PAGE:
College is a huge waste of time and money — that’s the conclusion one might draw from a recent rash of stories and columns that cast higher education as an institution that is robbing young adults and their parents of their hard-earned or borrowed cash and leaving them with little return on the investment.
A recent opinion piece in the Los Angeles Times, for instance, declared college “too easy for its own good,” arguing that schools are not preparing their charges for the complex tasks they will encounter in the real world. Meanwhile, Bloomberg News boldly and misleadingly announced, “U.S. College Education Isn’t Worth Price, Pew Report Says.” Business Insider also went with a misleading headline: “Is college worth it? 57% of Americans Say Nope.” And a recent Wall Street Journal story delved into the divide between college presidents and the rest of America over who should bear the heaviest financial burden. (The presidents vote for families, everyone else thinks that’s an impossible task.)
All of this coverage distorts the truth by inaccurately representing the surveys’ findings and by calculating the value of a college education in terms of monetary value alone.
Many of the recent stories spring from two events: the release of data from a Pew study that asked the question, “Is college worth it?” and the assertion from PayPal founder Peter Thiel (himself a college graduate with two degrees from Stanford) that we are living in a higher education “bubble” in which a post-secondary education is over-valued and unnecessary for many people.
In their zest for reporting on this topic, many outlets took information out of context, making it seem as though the researchers concluded that college is over-valued. Bloomberg’s aforementioned article opens: “Higher education fails to provide students ‘good value’ for the money they and their families spend, more than half of U.S. adults said in a survey.” But this framing is misleading.
Sure, 57 percent of survey respondents told Pew they agreed with the statement, “the higher education system in the United States fails to provide students with good value for the money they and their families spend.” But chapter five of the same study concludes that college grads actually earn a median salary of nearly $20,000 more annually than their non-college-grad counterparts. College grads make more money than they would without a college degree, but that fact is lost in an article claiming that a college education “isn’t worth the price.”
Further, buried toward the end of the Bloomberg article is the information that, “86 percent of college graduates said that [college] had been a good investment for them personally.”
It’s not uncommon for studies to turn up contradictory information. But it’s misleading to disproportionately focus on one part of the study simply because it supports the preordained narrative that a college education isn’t worth the sticker price.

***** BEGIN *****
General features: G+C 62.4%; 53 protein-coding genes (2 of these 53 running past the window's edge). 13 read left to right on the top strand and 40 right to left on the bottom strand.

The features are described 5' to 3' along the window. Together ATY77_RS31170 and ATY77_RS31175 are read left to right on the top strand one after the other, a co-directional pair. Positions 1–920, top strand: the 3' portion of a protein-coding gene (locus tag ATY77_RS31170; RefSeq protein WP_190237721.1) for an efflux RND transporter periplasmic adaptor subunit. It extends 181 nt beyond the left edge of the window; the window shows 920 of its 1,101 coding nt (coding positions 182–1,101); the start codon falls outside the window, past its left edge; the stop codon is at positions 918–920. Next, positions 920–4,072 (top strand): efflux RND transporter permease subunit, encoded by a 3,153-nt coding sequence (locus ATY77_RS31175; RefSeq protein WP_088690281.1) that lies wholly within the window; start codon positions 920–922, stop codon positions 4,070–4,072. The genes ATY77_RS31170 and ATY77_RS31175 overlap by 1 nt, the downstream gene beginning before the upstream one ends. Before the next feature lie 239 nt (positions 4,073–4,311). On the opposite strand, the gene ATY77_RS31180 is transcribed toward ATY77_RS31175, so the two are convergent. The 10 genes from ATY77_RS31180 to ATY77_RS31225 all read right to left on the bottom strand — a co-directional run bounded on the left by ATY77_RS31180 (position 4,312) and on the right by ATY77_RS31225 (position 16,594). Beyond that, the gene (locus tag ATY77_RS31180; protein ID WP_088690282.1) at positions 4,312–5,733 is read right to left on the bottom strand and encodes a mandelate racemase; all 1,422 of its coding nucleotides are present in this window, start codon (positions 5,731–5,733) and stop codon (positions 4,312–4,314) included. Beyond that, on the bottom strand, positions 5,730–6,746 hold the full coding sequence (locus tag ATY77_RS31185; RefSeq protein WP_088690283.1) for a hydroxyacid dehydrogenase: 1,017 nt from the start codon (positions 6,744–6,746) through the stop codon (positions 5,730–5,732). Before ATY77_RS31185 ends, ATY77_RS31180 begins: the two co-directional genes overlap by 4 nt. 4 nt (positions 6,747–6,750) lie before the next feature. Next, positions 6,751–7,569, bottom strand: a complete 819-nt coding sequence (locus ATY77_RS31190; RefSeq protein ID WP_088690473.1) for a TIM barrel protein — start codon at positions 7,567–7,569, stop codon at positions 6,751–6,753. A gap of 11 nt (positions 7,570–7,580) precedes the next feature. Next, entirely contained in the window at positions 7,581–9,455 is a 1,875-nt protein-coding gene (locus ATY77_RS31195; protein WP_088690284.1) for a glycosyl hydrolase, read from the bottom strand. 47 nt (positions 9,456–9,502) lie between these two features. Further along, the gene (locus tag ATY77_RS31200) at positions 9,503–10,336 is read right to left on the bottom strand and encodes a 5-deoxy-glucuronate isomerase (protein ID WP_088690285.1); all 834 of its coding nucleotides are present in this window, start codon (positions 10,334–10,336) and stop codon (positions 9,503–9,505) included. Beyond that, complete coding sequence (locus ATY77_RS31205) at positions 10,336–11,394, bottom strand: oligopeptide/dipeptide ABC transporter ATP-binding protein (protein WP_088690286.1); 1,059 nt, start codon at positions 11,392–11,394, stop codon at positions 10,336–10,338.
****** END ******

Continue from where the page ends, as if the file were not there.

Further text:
What’s more, those 86 percent of graduates who found their college experience to be worth the money are smart to think so, as Kevin Carey explains in his excellent piece for The New Republic, “Bad Job Market: Why the media is always wrong about the value of a college degree.”
As the Pew study points out, even those who have graduated with student loan debt rate their education as a solid investment, feeling they have benefited both financially and personally from their degrees.
And it is perhaps this second, less tangible benefit — the personal value of college — that the media are least likely to explore. But it is the one that matters most.
At San Francisco State University, where I teach, students arrive on campus from a variety of cultural, linguistic, and socioeconomic backgrounds. Having the opportunity to listen to one another, collaborate and problem-solve together enhances the lives they will live after college.
What’s more, their classes — in philosophy, the humanities, ethnic studies — shape them into better thinkers who can sort through a wide variety of texts, information and perspectives. These skills will be useful to them in the workforce. More importantly, these skills allow them to participate fully in the work of democracy: when they are called upon to serve on a jury, or when they vote, or when they make decisions about where to work and how to spend their money.
There are serious flaws with the American education system. And part of the media’s job is to shine a light on those flaws and prompt the powerful to fix the problems. But perpetuating a tired and false narrative that teachers and schools do such a poor job that one need not bother with college in the first place does nothing to inform the public. Instead, it perpetuates misinformation and makes it harder to involve the community in embracing and improving American education.
CORRECTION: An earlier version of this article misidentified the author of a New Republic article that was cited.